Arab leaders in the Middle East can no longer sit back and watch — with trepidation, no doubt — as Islamic State militants continue their brutal occupation of large swaths of Iraq. No country in the region is safe so long as the Islamic extremists believe they’re invincible because of their religious crusade.
Their brutality was on full display this week when they released a video showing the beheading of U.S. journalist James Foley, who went missing in 2012 while covering the civil war in northern Syria.
The militants have threatened to kill another American journalist, Steven Sotloff, who was kidnapped on the Syrian-Turkish border last year.
Islamic State militants said Foley’s execution was in retaliation for U.S. air strikes in Iraq that are designed to help Iraqi and Kurdish forces create a buffer zone around Mosul Dam.
President Barack Obama gave the green light earlier this month for American fighters and drones to strike at the militants’ strongholds and also ordered the deployment of American troops to serve as advisers and bolster security at the American embassy in Baghdad.
Since then, more than 70 Islamic State targets, including security checkpoints, vehicles and weapons caches, have been struck.
With American support, Iraqi and Kurdish forces have been able to drive the militants from key areas, including the Mosul Dam, and to stop them from moving toward Baghdad.
Obama made it clear Wednesday that Foley’s gruesome death and the threat to Sotloff would not result in the U.S. pulling back. Indeed, the administration is weighing sending even more American troops to Iraq.
“We will be vigilant, and we will be relentless,” the president said. He denounced Islamic State as a “cancer” threatening the entire region.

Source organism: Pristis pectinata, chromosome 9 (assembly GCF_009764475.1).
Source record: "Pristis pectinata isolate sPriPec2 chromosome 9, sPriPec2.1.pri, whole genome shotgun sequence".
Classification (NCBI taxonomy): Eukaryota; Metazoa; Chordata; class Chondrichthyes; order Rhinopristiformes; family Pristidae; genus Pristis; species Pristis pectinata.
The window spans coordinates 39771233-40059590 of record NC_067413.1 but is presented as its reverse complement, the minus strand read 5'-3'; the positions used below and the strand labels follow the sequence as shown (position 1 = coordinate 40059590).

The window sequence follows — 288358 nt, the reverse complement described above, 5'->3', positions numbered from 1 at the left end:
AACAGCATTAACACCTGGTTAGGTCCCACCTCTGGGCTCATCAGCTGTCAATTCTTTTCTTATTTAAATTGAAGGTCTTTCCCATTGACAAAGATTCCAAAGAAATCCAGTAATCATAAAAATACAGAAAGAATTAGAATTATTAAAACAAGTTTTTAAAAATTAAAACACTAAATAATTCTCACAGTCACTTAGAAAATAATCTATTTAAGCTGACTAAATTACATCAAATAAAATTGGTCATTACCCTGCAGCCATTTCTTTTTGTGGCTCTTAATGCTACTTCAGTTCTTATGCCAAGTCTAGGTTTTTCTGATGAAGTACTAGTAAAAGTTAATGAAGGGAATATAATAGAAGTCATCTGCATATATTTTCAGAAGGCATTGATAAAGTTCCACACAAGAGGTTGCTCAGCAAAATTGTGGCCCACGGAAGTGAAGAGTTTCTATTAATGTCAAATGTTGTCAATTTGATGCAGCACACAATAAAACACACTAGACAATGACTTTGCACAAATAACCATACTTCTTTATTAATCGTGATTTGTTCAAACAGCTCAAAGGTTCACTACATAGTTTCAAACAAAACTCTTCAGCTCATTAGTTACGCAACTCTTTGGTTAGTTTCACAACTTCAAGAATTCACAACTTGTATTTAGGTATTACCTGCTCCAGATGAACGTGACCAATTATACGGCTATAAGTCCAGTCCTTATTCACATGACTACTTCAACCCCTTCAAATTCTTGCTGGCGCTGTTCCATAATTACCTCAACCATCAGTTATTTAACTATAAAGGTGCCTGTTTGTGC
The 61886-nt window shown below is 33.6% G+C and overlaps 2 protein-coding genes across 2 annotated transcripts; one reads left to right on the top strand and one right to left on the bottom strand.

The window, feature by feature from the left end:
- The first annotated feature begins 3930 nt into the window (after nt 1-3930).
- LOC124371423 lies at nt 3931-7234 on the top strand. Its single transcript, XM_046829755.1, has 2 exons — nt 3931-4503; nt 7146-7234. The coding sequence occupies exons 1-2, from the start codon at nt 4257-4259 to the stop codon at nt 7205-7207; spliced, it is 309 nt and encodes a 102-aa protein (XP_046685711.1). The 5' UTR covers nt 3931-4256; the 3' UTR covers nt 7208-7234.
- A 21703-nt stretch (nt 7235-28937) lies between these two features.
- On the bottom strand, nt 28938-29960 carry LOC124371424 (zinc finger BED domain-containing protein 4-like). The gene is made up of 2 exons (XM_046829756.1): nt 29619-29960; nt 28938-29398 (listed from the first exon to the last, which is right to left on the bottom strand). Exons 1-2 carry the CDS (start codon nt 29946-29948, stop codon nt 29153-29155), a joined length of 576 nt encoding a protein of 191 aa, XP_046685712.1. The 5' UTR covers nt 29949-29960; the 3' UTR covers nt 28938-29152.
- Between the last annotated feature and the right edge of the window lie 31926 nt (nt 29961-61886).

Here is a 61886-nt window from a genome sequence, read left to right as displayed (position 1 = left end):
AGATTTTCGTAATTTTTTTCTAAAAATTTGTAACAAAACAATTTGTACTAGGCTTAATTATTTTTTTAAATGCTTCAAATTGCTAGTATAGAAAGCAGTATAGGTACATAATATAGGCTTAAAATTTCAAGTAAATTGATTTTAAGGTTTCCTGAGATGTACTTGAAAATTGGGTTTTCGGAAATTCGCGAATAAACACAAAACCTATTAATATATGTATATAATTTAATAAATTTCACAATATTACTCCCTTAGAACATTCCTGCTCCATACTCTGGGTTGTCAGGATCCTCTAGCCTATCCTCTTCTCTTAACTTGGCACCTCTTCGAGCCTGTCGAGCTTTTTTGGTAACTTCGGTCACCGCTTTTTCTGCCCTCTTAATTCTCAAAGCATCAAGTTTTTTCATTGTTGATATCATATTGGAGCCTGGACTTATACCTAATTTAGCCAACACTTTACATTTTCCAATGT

Given the IS threat to the region’s stability and the blood it has spilled in Syria and Iraq, Arab leaders are deluding themselves if they believe their countries are somehow safe from these religious fanatics.
Creation of caliphates
They have made their intentions known: The creation of caliphates throughout the Middle East with Shariah law governing all aspects of life.
The militants have shown little mercy for non-Muslims and others they view as infidels. The persecution of Christians and members of other religions in Iraq has triggered widespread condemnation, but as yet only the United States has reacted with the necessary force.
The execution of Foley has prompted Western nations to step up efforts to counter the threat posed by Islamic State. Germany announced it would supply the Kurds with weapons, while Italy is likely to contribute machine guns, ammunition and anti-tank rockets.
French Foreign Minister Laurent Fabius said Foley’s killing showed the true face of this “caliphate of barbarism.”
But, the silence in capitals in the Middle East was deafening — even from leaders in Syria and Iraq, where Islamic State is the strongest and poses the greatest threat to the stability of those countries.
The fact that the militants have been committing atrocities against Iraqis and Syrians for years should be reason enough for those and other nations to join with the United States to wipe out the IS, which fashions itself as a successor to al-Qaida, once the world’s leading terrorist organization that was responsible for the Sept. 11, 2001, attack on America’s homeland.
But, the killing of al-Qaida’s founder and leader, Osama bin Laden, by American forces crippled the global terror organization.
Islamic State must not be allowed to grow in strength and reputation.